If you need more vitamin C, does a fizzy tablet in your water replace a juicy orange? For those who simply don’t have the time to build out a rigorous meal plan, this is a real question. Multivitamins and other supplements have become a popular way to take in the nutrition our bodies need. From 2014 to 2018, sales of health supplements in Canada came up to about 900 million dollars.
Supplements are a massive market, but how helpful are they? Looking at two popular supplements, protein and probiotics, we can see what needs, if any, they fulfil in your health plan.
Where should you get your protein?
Protein is one of the highest-selling nutritional supplements in the world. You’ll be hard pressed to go to a gym and not bump into someone who supplements their diet with whey or some other form of protein. Even outside the gym, many are adding protein to the menu, and for a good reason. Protein is absolutely essential for muscle growth, strength and repair.
Proteins are molecules made of amino acids, structures which are the basic elements required for life (leucine, valine, tryptophan etc.). In addition to building muscle mass, protein also boosts our metabolism while helping us stay satiated—reducing levels of the hunger hormone ghrelin and increasing the production of hormones that make us feel full.
Higher protein consumption may also be beneficial if you’re reducing calories to decrease body fat. Two to three times the recommended daily amount of .8g/kg/day has been shown to help in fat-free mass preservation when combined with resistance training (4). This muscle growth works even when you sleep!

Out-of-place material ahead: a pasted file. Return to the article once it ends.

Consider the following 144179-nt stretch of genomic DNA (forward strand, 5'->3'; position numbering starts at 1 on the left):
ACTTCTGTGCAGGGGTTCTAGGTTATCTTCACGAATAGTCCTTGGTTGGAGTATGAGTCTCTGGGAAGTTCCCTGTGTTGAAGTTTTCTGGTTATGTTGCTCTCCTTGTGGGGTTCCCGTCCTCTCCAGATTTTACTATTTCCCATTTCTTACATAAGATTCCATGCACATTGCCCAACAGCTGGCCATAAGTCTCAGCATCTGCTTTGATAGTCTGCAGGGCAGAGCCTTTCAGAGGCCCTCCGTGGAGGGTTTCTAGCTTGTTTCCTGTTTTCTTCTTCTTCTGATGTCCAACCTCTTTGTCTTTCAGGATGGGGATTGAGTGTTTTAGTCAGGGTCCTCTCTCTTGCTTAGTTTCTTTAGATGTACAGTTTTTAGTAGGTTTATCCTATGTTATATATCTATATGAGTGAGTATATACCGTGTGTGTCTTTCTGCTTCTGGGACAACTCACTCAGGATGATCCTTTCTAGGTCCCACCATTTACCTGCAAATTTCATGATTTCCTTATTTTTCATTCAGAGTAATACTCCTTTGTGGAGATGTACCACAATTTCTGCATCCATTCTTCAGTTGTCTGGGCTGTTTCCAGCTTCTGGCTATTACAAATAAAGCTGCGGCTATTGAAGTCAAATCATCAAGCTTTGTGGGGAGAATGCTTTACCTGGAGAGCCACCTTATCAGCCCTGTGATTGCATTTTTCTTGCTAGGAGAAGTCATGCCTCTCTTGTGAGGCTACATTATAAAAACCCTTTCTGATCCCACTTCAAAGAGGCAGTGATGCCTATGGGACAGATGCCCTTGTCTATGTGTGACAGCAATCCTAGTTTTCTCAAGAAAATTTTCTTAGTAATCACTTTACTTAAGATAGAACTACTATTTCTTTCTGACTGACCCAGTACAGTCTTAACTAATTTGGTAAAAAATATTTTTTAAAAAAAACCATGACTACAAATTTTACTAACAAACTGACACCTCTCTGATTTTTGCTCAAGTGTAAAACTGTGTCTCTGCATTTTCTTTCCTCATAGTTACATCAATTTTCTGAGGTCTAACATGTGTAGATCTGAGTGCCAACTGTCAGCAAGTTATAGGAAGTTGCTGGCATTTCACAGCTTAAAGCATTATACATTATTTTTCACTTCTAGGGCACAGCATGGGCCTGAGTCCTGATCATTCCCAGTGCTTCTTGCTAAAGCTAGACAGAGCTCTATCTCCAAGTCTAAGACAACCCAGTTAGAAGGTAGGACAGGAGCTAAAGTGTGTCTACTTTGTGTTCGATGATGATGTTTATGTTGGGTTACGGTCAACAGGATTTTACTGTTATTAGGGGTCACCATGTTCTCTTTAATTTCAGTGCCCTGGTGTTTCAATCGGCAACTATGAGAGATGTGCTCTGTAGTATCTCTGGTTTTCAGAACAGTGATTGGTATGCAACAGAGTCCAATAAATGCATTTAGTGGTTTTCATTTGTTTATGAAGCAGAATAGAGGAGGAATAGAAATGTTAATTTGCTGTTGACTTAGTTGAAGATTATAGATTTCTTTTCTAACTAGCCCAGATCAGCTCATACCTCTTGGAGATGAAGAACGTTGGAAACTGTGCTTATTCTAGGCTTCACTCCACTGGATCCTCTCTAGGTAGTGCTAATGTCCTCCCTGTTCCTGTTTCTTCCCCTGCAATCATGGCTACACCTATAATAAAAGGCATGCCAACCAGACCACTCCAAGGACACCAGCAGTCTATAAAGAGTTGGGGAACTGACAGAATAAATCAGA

One study found that taking protein before bed may be beneficial for strength and muscle size (5). Participants in the study consumed a supplement with 27.5g of protein, 15g of carbohydrates and .1g of fat before bed and saw real benefits.
So what’s not to love? Maybe we should all go to our local retailer and buy boxes of protein to finish tonight. Will we wake up jacked? To answer this we have to step back and look at our overall protein intake including what’s in your meals.
Your food should be the first place you load up on protein for several reasons. Firstly, protein-rich foods contain other nutrients that work in concert with protein to help you get the most out of it. Powders are very specific and include one kind of protein, while whole foods offer a variety of proteins that provide different amino acid profiles. And some amino acids we can’t live without, literally.